By Martyn Herman
LONDON (Reuters) - Embattled British Cycling says its gold-at-all-costs approach will be softened after accusations of a bullying and sexist culture within a system that has become a medal factory.
Funding body UK Sport opened an independent investigation into the culture within British Cycling last year after former technical director Shane Sutton quit over allegations of sexual discrimination against track cyclist Jess Varnish.
The findings of the investigation, initially expected to be published last month, have been delayed again, but the governing body and UK Sport issued a joint statement outlining an action plan for "better behavior" on Thursday.
New British Cycling chairman Jonathan Browning admitted to "failures" in its World Class Program, which has delivered unprecedented medal success at the last three Olympic Games: eight golds in Beijing, eight in London and six in Rio.
"(The failures) occurred at a time when our sport and indeed the wider UK high-performance system were undergoing rapid transformation in terms of realizing unprecedented medal success on the world stage," Browning said in a statement.
"Our cultures and behaviors must be a focus for the whole organization and we will work with staff, riders and volunteers to develop a set of common values and behaviors by which the whole of British Cycling will live.
"Performance or personal development is not a choice great organizations ask people to make, they help people do both -- that's where British Cycling is headed."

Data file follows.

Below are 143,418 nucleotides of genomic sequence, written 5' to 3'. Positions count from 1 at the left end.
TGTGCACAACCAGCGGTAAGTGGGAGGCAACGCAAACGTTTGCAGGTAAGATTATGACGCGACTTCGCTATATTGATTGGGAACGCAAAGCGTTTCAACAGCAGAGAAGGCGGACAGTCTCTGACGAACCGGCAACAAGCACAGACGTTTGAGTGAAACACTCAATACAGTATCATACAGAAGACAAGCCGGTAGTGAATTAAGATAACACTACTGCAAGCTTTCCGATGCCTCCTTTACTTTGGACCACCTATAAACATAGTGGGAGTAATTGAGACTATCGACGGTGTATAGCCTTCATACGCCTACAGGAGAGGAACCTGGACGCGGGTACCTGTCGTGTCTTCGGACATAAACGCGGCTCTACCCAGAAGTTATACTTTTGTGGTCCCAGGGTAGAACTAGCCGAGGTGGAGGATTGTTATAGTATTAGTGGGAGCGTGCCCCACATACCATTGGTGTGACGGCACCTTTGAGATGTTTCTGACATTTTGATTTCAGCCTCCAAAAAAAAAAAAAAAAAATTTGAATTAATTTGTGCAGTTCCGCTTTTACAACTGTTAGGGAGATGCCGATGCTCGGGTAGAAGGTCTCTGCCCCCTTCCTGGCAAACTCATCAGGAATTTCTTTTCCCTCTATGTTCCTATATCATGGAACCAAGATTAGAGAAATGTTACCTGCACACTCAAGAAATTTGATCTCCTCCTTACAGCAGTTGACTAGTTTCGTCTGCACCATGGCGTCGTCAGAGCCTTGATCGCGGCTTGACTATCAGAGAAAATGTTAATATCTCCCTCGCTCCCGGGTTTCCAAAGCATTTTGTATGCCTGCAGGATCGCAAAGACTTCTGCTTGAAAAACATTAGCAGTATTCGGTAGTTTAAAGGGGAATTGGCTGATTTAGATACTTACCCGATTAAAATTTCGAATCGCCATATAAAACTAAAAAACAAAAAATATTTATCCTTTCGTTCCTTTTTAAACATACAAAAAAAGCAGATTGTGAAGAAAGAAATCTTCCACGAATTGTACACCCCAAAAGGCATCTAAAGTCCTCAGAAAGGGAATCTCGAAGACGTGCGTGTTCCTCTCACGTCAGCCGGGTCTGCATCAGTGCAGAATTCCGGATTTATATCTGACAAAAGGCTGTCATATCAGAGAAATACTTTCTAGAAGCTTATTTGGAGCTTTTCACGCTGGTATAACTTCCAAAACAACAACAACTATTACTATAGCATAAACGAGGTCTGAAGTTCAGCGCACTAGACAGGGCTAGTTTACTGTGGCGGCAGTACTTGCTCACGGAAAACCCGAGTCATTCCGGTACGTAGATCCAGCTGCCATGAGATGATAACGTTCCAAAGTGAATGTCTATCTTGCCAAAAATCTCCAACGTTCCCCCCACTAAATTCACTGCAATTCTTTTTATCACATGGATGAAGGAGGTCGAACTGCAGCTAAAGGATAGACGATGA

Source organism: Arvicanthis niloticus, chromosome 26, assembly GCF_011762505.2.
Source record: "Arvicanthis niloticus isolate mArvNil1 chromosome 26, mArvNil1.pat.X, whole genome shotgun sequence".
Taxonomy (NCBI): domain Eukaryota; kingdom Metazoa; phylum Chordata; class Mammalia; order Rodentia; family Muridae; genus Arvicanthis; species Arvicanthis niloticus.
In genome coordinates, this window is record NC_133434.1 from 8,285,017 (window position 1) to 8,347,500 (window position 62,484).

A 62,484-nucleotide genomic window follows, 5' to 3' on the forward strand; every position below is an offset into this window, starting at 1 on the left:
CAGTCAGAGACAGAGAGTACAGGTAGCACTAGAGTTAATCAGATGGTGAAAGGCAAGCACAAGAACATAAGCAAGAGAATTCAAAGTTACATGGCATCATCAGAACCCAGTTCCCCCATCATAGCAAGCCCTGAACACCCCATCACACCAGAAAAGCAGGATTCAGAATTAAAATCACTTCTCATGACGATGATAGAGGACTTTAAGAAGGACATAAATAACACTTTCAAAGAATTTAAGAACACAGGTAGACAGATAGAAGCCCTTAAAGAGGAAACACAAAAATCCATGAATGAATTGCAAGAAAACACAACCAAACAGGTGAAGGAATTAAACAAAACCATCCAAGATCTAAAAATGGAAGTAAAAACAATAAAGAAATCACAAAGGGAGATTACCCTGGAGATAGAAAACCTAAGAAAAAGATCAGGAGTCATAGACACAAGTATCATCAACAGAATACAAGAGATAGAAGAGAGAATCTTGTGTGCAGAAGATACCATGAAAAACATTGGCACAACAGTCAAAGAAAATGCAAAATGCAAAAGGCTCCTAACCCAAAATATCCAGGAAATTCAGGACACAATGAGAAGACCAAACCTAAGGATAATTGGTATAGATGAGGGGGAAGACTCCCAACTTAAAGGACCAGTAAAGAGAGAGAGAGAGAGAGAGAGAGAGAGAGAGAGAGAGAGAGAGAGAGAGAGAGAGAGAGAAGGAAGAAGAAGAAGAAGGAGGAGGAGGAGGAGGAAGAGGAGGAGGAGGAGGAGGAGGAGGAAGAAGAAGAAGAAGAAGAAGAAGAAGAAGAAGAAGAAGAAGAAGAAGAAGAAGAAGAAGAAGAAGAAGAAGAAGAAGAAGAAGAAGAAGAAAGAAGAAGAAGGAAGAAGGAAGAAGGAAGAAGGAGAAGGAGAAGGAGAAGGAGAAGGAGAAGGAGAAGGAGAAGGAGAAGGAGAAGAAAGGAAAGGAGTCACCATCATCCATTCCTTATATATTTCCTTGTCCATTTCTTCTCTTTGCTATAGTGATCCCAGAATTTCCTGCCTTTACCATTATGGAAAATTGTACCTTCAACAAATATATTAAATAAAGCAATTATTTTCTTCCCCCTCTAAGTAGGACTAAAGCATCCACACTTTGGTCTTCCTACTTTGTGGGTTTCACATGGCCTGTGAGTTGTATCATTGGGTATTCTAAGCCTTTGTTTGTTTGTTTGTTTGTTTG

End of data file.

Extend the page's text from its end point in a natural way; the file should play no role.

"We deeply regret any instance where we have failed to deliver."
UK Sport said it would publish the findings of the investigation "in as open and transparent way as possible". But it said, following legal advice, the independent panel had been required to take some steps to protect those who gave evidence.
Chief Executive Liz Nicholl said "valuable lessons" had been learned and that riders would start to experience "positive actions" from the findings of the review.
British Cycling will receive 25 million pounds in the lead-up to the Tokyo Olympics, down from 30 million in the Rio cycle.
As part of its action plan following the independent review, UK Sport said it would "review" funding agreements to ensure more accountability and would implement cultural "health checks" across all funded sports for Tokyo.
Browning, who was appointed chairman as British Cycling battles to retain its credibility amid the controversy surrounding its involvement in the Team Sky "jiffy bag", said a new leadership system was now in place.
British Cycling and Team Sky are embroiled in a UK Anti-Doping investigation into allegations of "wrongdoing" after a mystery medical package was delivered to Bradley Wiggins at a race in France in 2001.
Sutton quit last April after Varnish said he told her to "get on with having a baby" after she was dropped from the elite program. Allegations of bullying were supported by former Olympic champions Nicole Cook and Victoria Pendleton.
British Cycling upheld Varnish's complaint in October although he was cleared of eight other allegations.
(Reporting by Martyn Herman, editing by Larry King)